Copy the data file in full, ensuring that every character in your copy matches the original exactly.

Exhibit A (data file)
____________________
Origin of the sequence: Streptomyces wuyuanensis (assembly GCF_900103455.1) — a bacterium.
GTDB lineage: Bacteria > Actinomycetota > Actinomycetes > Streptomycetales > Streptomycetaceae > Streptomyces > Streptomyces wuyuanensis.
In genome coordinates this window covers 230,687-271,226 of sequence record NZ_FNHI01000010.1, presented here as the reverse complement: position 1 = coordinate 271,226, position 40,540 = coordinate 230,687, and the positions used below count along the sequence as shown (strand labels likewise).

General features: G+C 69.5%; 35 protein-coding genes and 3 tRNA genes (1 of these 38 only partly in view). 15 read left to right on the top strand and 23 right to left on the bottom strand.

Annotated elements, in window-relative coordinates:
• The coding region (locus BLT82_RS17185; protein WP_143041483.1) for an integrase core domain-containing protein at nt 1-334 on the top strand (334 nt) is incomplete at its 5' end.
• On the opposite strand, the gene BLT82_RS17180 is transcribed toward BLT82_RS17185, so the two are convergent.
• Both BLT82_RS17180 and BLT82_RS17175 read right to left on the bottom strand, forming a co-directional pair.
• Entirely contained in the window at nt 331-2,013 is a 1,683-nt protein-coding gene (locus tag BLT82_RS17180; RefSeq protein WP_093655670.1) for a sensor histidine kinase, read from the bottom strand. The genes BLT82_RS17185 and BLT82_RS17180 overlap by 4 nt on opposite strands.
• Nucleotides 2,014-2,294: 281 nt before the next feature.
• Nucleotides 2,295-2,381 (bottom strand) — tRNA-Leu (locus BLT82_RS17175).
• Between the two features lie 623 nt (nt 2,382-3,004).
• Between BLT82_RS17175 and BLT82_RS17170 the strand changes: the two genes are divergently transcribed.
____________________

Origin of the sequence: Streptomyces wuyuanensis (assembly GCF_900103455.1) — a bacterium.
GTDB lineage: Bacteria > Actinomycetota > Actinomycetes > Streptomycetales > Streptomycetaceae > Streptomyces > Streptomyces wuyuanensis.
In genome coordinates this window covers 230,687-271,226 of sequence record NZ_FNHI01000010.1, presented here as the reverse complement: position 1 = coordinate 271,226, position 40,540 = coordinate 230,687, and the positions used below count along the sequence as shown (strand labels likewise).

General features: G+C 69.5%; 35 protein-coding genes and 3 tRNA genes (1 of these 38 only partly in view). 15 read left to right on the top strand and 23 right to left on the bottom strand.

Annotated elements, in window-relative coordinates:
• The coding region (locus BLT82_RS17185; protein WP_143041483.1) for an integrase core domain-containing protein at nt 1-334 on the top strand (334 nt) is incomplete at its 5' end.
• On the opposite strand, the gene BLT82_RS17180 is transcribed toward BLT82_RS17185, so the two are convergent.
• Both BLT82_RS17180 and BLT82_RS17175 read right to left on the bottom strand, forming a co-directional pair.
• Entirely contained in the window at nt 331-2,013 is a 1,683-nt protein-coding gene (locus tag BLT82_RS17180; RefSeq protein WP_093655670.1) for a sensor histidine kinase, read from the bottom strand. The genes BLT82_RS17185 and BLT82_RS17180 overlap by 4 nt on opposite strands.
• Nucleotides 2,014-2,294: 281 nt before the next feature.
• Nucleotides 2,295-2,381 (bottom strand) — tRNA-Leu (locus BLT82_RS17175).
• Between the two features lie 623 nt (nt 2,382-3,004).
• Between BLT82_RS17175 and BLT82_RS17170 the strand changes: the two genes are divergently transcribed.